The Bright Side of Politics
Posted on May 30, 2013
I am in the middle of a short trip to California, and a couple things attracted my notice that show that sometimes good things can happen in the world of politics.
First, the seemingly helpless budget situation that has paralyzed this state has suddenly reversed. California has a surplus.
They got a surplus by employing simple mathematics. They spent less and they got more revenue.
The California economy has turned around, housing prices have stabilized, and the fundamentals that have made this state so strong (Silicon Valley, Hollywood, Agriculture, defense spending) for so long, kept it from going over the edge.
It is weird to come to a state and see Jerry Brown as the voice of reason, but he has been pretty successful in solving the once unsolvable budget situation. He is the one who is arguing against spending the surplus, who is underestimating the size of the surplus, who is doing everything he can to keep the barbarians from spending the sudden windfall.
What is happening in California should give any political observer some hope for the future. If we can solve the California debt problem, we can surely solve the U.S. government debt problem.
It’s a math problem after all. All it requires is a readjustment of spending and revenues. California spent less and got more revenue. That has to happen at the Federal level, and there is some evidence that it is already happening.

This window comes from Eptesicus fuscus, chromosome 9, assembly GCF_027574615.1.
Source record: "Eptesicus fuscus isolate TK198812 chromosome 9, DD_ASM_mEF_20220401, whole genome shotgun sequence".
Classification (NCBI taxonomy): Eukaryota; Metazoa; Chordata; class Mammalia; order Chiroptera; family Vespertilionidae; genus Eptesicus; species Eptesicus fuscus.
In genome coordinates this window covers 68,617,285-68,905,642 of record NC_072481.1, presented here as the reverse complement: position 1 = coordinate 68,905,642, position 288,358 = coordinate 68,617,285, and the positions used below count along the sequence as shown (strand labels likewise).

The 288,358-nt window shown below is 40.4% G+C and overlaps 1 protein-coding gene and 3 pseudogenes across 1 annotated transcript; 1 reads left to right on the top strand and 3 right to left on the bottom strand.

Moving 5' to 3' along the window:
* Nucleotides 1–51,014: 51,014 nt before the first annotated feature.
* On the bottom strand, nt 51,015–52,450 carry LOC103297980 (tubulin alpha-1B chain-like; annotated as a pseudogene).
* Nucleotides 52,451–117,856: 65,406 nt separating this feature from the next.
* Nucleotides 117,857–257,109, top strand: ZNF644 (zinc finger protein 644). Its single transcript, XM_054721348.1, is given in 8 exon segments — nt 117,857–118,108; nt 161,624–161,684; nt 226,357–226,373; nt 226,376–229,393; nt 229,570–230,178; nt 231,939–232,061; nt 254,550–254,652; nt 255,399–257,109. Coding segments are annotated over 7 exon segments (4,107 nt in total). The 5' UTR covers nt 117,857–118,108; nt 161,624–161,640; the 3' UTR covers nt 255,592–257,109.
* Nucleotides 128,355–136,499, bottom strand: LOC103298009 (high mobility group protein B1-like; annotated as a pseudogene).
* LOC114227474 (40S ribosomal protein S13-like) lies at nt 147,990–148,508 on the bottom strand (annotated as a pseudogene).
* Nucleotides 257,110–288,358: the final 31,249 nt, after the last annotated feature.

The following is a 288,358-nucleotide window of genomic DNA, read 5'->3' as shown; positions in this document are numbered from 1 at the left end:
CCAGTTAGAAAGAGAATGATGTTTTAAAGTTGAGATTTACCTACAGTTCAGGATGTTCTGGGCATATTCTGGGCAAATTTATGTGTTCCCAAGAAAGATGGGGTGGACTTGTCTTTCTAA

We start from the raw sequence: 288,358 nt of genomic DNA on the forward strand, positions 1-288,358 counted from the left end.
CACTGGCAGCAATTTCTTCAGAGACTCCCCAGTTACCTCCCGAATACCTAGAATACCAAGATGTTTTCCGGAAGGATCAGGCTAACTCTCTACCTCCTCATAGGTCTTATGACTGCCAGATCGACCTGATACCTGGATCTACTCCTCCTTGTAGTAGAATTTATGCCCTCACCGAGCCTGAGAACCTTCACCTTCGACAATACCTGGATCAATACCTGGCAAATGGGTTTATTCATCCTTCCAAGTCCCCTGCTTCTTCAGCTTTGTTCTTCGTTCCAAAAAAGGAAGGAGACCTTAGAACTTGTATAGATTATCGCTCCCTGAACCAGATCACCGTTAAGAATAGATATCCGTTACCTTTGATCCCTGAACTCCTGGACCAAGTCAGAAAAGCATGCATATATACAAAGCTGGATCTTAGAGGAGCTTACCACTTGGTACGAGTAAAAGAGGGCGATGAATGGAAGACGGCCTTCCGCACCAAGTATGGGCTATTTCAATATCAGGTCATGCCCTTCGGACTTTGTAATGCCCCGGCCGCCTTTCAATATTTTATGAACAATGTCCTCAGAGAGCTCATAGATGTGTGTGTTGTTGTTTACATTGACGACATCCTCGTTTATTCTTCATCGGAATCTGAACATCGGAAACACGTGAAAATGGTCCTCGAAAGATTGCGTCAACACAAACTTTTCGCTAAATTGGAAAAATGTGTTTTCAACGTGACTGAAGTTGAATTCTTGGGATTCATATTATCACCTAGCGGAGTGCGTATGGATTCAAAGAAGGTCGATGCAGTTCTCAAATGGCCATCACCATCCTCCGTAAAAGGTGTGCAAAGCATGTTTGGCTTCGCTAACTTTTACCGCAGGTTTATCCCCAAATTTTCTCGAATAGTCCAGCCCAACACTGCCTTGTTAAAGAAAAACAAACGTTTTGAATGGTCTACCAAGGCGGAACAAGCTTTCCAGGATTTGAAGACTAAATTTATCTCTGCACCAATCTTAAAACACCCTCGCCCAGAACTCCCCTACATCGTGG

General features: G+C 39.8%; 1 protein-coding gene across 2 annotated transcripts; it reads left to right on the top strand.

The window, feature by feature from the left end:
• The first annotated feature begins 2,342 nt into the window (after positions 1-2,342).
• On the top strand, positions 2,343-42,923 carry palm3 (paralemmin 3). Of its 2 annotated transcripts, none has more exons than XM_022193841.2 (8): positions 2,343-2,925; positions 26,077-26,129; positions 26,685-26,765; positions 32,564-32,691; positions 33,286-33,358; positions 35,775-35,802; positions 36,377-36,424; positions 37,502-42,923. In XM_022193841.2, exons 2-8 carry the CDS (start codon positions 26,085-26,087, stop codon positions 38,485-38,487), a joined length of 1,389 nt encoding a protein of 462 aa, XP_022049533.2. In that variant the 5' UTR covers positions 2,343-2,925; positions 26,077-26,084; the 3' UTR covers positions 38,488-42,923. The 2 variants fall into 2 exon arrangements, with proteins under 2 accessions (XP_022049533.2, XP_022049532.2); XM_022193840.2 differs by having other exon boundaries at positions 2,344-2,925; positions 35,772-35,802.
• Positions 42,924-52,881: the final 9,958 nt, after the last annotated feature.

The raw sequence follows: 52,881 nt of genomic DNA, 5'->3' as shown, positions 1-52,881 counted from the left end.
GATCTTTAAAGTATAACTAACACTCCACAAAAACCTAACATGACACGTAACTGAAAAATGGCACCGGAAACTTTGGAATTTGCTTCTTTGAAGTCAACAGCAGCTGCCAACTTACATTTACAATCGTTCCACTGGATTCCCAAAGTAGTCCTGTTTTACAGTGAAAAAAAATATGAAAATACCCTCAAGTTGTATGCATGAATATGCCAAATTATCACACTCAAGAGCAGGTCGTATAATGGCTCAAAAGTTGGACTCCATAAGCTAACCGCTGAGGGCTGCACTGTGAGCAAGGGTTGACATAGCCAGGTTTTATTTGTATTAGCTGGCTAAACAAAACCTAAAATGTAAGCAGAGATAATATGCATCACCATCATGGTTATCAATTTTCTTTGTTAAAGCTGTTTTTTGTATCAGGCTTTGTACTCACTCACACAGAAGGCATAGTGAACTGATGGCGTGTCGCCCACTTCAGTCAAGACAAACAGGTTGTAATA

The political system can work when it puts its mind to it.
Speaking of minds, another piece of news floated westward as I flew here in yesterday.
Michelle Bachmann, the leader of the Tea Party movement, announced she was going to retire at the end of the Congress.
Bachmann, who won the Iowa Straw poll to shock the political establishment two years ago, fit the Tea Party movement moment perfectly. But as often happens in politics, that moment passed, and she proved to be a less durable political star than some might have hoped.
By winning the straw poll, Bachmann proved a couple of things. She proved first that the straw poll is a complete waste of time. Secondly, she proved that with the right sound bites and the right “look” just about anybody can become a political star for more than 15 minutes.
I don’t know why she is retiring. Perhaps she was worried that she couldn’t keep her seat in what could prove to be a tough reelection next November. Perhaps there is some scandal that is brewing that hasn’t been revealed as of yet. Perhaps she decided that being a member of Congress wasn’t nearly the kind of job that she wanted for the long-term.
But for whatever reason, she is no longer going to be the voice of the Tea Party in Congress.
For some of us who found her to be a bit more than we could take, her leaving is a welcome relief. And it renews our faith in the essential wisdom of our political process.